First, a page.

The driver spoke a little English. He told us the note had a street name and number and “The House of Muhammad” written on it. After many wrong turns and stops to ask for directions we finally arrived at Muhammad’s house.

     The eldest son, Muhammad Jr., greeted us at the door and invited us in. His English was excellent which was a good thing because I was wondering how we were going to be able to communicate. Muhammad introduced his father, his two brothers, his sister, and the woman my husband met in the office.

     In the sparsely furnished but tidy house there was a sewing machine, a dowry trunk, a few pillows on the floor and photographs of ancestors hanging on the wall. A small one burner stove with pots stacked nearby sat on a tiled area in a small courtyard in front of the house. In the largest room we were offered pillows to sit on and the family sat around us on the floor in a semi circle. Rather, everyone in the family but the 12-year-old girl who sat behind the family. Tea and several plates of pretty cakes and sweets were set down in front of us. It must have cost a small fortune.

     That tea party was and still is one of the most memorable encounters I have had with a local family in all our travels. The eldest son asked about our lives and we asked about theirs. My husband commented to Muhammad how surprised he had been to see his mother behind the desk the day before. The son explained that the family was not happy that his mother had to work. Several years prior his father had become very ill making it impossible for him to work. As I looked at the father I could see that something had affected his motor skills. We were told that the most he could do now was sweep floors at a clinic. So the mother had to go to work to support the family of six. Muhammad Jr. said that he was eager for the day when he could do his duty and support the family so that his mother would not have to work.

     We asked how his mother and father met. The mother told the story to us in Urdu and the son translated.
She began, “It was very long ago! My parents and the parents of a distant cousin arranged our marriage while I was outside playing. I was five years old,” she said with a smile. When she got to the part about playing in the street, she threw back the veil from her face to take us back to the time when she was just a girl and not yet covered. She had a beautiful smiling face and it struck me that she and I were about the same age. She continued, “When I came in from outside I met the little boy who was to become my husband.”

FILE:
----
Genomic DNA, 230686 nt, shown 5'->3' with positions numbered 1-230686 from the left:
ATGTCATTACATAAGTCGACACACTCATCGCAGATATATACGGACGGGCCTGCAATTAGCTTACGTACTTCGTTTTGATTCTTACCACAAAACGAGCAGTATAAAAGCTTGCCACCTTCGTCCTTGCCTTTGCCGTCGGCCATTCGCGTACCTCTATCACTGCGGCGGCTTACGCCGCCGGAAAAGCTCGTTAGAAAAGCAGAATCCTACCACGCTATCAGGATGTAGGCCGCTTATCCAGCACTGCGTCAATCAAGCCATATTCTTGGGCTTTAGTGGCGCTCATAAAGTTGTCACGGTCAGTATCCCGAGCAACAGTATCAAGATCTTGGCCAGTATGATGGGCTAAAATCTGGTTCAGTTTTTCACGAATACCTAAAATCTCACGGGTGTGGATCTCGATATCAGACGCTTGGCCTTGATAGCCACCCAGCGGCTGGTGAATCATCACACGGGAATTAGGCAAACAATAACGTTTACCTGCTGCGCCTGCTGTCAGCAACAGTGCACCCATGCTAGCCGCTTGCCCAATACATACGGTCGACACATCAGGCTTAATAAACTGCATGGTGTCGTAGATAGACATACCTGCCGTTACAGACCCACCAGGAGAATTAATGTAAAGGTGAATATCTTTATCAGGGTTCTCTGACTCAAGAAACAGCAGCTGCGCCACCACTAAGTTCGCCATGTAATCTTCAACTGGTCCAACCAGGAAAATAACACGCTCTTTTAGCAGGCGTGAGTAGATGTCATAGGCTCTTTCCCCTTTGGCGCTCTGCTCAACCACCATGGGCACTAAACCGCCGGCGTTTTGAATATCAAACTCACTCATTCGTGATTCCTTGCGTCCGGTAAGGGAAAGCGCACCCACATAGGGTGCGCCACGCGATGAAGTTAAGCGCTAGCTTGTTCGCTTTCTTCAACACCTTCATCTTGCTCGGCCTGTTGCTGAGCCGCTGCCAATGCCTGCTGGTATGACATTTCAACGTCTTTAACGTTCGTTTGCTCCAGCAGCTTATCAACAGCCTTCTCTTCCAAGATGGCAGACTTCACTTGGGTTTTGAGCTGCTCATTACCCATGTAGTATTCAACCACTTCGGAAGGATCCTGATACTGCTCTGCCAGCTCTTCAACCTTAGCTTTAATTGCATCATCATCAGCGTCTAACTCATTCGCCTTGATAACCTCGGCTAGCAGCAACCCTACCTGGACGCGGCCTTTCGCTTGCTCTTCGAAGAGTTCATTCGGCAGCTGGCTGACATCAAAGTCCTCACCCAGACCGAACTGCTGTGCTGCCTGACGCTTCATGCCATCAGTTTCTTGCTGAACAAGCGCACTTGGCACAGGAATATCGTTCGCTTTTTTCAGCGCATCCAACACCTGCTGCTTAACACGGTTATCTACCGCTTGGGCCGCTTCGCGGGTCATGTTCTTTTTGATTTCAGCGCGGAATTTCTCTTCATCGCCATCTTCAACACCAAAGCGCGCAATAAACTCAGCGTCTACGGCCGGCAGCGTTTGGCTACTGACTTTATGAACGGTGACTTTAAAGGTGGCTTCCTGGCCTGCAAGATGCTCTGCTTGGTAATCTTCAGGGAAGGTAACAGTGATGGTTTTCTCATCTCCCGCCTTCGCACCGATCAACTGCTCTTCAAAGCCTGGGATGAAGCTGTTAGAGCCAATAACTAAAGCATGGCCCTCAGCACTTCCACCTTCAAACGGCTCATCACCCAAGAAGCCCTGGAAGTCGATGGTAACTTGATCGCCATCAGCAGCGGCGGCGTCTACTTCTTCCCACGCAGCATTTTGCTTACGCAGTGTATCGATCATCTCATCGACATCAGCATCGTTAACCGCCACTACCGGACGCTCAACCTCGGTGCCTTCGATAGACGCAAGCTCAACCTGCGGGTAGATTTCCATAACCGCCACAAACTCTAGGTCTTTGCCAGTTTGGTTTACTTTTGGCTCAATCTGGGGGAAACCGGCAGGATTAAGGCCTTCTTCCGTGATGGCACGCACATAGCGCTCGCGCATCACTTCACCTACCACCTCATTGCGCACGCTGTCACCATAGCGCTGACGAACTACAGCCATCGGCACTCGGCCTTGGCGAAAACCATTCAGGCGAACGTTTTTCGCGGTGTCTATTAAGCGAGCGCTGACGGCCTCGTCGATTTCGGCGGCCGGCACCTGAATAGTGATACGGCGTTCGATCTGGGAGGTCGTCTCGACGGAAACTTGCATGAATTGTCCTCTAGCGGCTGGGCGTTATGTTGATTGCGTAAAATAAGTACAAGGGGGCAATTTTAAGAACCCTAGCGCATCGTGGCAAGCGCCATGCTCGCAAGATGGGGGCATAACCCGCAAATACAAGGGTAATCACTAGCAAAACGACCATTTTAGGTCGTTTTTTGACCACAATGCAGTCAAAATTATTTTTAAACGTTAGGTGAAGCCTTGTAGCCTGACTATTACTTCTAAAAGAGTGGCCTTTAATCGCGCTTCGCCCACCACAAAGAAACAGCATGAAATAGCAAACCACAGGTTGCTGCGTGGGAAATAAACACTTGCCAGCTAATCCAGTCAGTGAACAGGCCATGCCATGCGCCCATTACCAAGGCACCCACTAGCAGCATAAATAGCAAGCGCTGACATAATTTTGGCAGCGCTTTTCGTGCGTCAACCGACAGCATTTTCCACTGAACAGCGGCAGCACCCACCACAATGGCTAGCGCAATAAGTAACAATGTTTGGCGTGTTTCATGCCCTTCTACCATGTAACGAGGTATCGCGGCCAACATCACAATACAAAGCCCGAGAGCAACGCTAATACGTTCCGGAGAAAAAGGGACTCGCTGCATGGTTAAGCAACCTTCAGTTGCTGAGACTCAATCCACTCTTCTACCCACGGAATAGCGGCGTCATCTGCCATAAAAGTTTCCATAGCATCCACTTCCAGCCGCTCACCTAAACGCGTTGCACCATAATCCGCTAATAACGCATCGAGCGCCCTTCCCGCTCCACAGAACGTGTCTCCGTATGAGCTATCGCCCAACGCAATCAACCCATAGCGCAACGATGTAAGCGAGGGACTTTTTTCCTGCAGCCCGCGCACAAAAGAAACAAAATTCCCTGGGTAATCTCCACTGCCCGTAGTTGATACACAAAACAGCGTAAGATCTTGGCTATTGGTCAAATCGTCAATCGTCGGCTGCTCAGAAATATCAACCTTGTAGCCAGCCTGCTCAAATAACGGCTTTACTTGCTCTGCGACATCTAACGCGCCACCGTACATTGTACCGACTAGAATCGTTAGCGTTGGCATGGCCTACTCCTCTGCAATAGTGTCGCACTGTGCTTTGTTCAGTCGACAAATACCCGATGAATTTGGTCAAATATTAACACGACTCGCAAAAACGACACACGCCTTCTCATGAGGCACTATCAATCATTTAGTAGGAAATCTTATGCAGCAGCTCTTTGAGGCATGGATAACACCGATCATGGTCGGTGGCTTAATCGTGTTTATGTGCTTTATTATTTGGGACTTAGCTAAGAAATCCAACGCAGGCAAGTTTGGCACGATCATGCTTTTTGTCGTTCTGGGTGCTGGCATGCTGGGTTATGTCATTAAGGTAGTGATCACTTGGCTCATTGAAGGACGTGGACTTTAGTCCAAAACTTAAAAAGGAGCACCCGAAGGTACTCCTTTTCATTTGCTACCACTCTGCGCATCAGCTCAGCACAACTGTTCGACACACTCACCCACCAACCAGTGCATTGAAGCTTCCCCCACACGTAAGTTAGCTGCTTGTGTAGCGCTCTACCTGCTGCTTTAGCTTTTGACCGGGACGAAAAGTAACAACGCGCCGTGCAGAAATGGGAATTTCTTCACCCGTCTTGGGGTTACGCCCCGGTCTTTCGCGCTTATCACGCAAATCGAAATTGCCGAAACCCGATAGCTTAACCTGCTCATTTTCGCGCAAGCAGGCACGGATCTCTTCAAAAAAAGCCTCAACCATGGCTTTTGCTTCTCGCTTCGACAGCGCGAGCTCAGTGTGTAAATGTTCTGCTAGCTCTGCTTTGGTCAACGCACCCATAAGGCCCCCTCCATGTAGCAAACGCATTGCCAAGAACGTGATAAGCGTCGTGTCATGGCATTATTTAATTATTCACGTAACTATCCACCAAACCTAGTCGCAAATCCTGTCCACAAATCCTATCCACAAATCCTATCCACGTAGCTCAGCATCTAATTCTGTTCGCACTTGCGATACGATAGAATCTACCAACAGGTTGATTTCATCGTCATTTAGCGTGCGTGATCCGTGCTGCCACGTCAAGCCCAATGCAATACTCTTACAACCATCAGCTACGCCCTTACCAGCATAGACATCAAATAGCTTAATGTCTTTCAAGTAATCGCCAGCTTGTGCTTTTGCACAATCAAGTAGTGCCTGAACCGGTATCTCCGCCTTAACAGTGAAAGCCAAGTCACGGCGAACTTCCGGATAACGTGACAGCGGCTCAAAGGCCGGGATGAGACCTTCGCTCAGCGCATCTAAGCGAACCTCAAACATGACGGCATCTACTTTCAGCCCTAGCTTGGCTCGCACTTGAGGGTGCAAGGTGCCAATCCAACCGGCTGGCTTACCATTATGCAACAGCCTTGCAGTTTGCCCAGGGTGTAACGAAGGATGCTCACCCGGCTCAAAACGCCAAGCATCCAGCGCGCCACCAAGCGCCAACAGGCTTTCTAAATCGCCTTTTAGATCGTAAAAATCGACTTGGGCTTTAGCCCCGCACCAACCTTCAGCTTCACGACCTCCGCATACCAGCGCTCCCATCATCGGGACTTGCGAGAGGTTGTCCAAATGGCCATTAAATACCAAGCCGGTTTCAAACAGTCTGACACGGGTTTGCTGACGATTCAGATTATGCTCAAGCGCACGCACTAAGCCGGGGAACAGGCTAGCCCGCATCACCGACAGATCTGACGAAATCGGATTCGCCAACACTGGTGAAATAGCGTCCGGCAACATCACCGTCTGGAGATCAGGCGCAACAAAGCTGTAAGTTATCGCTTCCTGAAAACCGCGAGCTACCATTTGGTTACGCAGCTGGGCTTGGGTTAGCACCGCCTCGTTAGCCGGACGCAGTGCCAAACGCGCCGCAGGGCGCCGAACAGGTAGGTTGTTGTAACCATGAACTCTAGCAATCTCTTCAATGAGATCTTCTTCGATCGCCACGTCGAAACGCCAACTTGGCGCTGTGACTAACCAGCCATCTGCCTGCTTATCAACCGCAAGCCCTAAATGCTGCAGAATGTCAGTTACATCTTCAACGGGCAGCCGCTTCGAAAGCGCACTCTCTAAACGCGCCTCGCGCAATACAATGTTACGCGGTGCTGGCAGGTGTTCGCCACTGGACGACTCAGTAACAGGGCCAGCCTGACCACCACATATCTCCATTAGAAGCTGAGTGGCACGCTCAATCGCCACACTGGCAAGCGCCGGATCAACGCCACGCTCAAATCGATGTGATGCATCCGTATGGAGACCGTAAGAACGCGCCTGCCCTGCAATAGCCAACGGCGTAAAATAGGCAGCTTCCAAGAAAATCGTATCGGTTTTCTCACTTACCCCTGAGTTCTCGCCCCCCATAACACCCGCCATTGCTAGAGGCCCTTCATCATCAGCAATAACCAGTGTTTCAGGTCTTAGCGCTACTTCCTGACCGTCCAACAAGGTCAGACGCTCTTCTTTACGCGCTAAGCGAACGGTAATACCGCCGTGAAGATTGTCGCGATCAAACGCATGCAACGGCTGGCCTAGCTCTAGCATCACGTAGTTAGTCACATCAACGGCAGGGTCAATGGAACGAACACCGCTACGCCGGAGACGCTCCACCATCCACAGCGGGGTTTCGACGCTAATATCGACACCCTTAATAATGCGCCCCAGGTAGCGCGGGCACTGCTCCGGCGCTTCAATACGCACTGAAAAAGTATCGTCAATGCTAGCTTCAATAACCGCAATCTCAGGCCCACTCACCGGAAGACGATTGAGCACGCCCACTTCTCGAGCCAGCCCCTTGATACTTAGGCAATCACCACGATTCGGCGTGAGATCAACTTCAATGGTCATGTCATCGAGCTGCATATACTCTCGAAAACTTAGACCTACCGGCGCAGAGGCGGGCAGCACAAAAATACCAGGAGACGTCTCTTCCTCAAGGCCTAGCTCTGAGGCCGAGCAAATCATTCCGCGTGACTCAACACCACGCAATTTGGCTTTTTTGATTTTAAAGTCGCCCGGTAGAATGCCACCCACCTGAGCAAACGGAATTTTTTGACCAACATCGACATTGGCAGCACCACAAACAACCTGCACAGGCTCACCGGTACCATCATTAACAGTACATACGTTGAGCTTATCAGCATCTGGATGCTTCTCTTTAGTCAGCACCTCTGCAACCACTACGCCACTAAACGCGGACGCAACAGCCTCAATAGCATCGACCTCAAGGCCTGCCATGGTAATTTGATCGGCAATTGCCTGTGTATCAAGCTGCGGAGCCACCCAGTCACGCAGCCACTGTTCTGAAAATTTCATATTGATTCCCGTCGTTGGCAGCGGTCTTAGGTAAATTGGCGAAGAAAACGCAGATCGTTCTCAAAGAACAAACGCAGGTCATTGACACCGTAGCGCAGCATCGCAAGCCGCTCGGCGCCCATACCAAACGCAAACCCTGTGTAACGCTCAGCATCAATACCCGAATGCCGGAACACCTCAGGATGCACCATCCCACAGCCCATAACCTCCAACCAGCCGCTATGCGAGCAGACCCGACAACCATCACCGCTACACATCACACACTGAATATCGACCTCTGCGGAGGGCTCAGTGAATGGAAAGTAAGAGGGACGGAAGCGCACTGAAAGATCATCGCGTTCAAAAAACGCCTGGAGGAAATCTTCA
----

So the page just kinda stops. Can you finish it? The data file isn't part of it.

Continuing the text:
She was enchanting as she told the story. Despite not having many choices in her life, she seemed to be a very happy woman. As she adjusted her veils I asked Muhammad, “What is the role of Muslim women in Pakistani society today?”

     I could tell that he knew what he wanted to say but was struggling with how to make it understandable to us. Finally he said, “Are you familiar with computers and how they operate?”

     Coming from the capital of Silicon Valley we answered, “A little.”

     “Well,” he continued, “here women are like the motherboard on a computer. They are so important! Without them, nothing works. Nothing succeeds. Women are what give order to our world. They are also the moral backbone of society.”

     It was a pivotal moment for me. I had been walking around Quetta not getting it. The woman weren’t being held down. They were held high up, on a pedestal.

     As we sat talking with Muhammad Jr., I tried to bring his young sister into the circle and in on the conversation. “Your sister is very quiet. Won’t she sit next to me?” I said while indicating there was space to my right. Muhammad looked a little annoyed and didn’t answer.

     “Her clothes are very beautiful.” I said still feeling that she was being excluded.
     “She makes all the clothes for the family.” He replied dismissively.
     “Wow! They are very lovely and very well made. When she is older maybe she will be able to sell the clothes she makes,” I said naively. Men were the tailors, not women. And it would not be respectable for her to have to make an income.
     Tiring of me talking about something as unimportant as his sister, Muhammad said with some impatience, “When she is 14 she will be married and that is all.”

     It would have been beyond rudeness for me to say it, but I couldn’t help think that respect for women must only start when their backbone is fully formed, at marriage.

     We brought with us photos of our families. My husband and I with our mothers, a Christmas celebration, all 23 of us playing charades together as we often did…. Muhammad spoke to his family in Urdu translating my descriptions of the photos. As they looked at the pictures I could see they were puzzled about something. Muhammad finally turned to us saying, “Your family seems very close. We thought that all American families do not spend time together and that children barely speak to their parents.”

     “I think my family is a pretty typical American family,” I replied. “We get together often and we respect our parents very much. We have a lot of fun together.” I could tell that I had changed their opinions of Americans, at least a little. So much conflict in the world seems to be based on misconceptions so I was glad to give them a different way to think about American families.